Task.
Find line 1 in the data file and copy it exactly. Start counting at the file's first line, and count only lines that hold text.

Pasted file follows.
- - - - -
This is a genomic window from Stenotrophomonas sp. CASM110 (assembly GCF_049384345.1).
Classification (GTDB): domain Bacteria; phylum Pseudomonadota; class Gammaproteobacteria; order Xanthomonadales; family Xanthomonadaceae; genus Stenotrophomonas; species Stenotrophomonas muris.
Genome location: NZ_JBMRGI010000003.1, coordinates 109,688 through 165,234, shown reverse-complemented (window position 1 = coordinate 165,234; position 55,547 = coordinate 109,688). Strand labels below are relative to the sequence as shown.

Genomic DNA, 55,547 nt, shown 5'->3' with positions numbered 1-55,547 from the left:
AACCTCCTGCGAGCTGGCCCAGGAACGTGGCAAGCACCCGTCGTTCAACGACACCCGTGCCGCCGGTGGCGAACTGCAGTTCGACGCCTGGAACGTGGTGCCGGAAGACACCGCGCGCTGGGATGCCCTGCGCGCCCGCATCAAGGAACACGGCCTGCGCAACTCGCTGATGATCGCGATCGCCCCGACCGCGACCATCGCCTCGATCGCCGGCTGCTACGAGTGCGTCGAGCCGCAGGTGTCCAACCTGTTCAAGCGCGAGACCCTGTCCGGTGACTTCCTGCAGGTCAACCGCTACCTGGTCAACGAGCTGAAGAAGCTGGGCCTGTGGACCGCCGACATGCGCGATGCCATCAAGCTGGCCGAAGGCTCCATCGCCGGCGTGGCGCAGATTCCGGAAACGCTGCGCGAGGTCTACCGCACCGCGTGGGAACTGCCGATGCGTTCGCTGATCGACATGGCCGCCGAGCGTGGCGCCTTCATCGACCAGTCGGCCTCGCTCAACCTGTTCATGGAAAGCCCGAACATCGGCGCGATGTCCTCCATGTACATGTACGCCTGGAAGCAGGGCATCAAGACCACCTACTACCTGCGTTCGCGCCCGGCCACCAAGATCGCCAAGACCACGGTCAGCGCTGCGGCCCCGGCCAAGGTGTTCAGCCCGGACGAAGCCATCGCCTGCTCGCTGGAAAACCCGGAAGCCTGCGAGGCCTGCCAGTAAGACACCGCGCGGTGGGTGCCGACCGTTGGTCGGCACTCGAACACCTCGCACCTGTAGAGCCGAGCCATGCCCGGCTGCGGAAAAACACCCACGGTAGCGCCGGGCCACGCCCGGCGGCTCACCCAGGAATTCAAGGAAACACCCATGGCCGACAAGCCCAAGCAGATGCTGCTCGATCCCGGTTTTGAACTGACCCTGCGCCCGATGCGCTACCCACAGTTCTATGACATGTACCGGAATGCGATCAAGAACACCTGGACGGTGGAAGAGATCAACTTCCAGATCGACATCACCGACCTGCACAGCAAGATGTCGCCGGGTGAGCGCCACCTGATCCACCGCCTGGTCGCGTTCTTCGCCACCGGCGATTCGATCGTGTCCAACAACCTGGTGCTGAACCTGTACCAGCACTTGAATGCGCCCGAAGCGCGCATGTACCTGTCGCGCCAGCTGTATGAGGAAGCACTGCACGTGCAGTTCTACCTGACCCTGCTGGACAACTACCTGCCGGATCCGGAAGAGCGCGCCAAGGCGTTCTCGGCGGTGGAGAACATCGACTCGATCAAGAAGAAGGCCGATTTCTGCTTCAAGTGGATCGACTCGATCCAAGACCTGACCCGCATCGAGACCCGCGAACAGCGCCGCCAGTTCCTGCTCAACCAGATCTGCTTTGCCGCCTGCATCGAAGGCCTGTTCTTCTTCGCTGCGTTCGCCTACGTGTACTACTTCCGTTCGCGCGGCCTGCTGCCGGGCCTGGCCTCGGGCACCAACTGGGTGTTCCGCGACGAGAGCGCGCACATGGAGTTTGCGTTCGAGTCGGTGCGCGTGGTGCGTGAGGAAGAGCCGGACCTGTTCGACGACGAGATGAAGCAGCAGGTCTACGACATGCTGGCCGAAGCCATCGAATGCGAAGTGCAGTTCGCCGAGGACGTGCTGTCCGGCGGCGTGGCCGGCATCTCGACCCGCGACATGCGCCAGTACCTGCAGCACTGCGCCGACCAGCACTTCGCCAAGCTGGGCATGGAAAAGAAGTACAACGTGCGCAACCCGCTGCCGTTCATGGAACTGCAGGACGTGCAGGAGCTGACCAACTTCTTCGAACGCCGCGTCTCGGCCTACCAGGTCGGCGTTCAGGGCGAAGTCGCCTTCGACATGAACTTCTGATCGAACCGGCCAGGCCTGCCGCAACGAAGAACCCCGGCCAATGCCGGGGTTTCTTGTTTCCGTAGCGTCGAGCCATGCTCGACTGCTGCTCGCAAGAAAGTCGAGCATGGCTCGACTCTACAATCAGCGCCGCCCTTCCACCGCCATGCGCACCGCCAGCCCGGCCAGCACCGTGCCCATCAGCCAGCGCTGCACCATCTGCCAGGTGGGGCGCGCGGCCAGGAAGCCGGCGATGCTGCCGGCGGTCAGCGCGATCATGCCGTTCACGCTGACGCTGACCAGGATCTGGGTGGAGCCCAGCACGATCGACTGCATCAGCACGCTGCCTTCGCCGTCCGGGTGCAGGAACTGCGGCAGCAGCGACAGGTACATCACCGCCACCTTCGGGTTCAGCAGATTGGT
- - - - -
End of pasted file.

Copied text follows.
This is a genomic window from Stenotrophomonas sp. CASM110 (assembly GCF_049384345.1).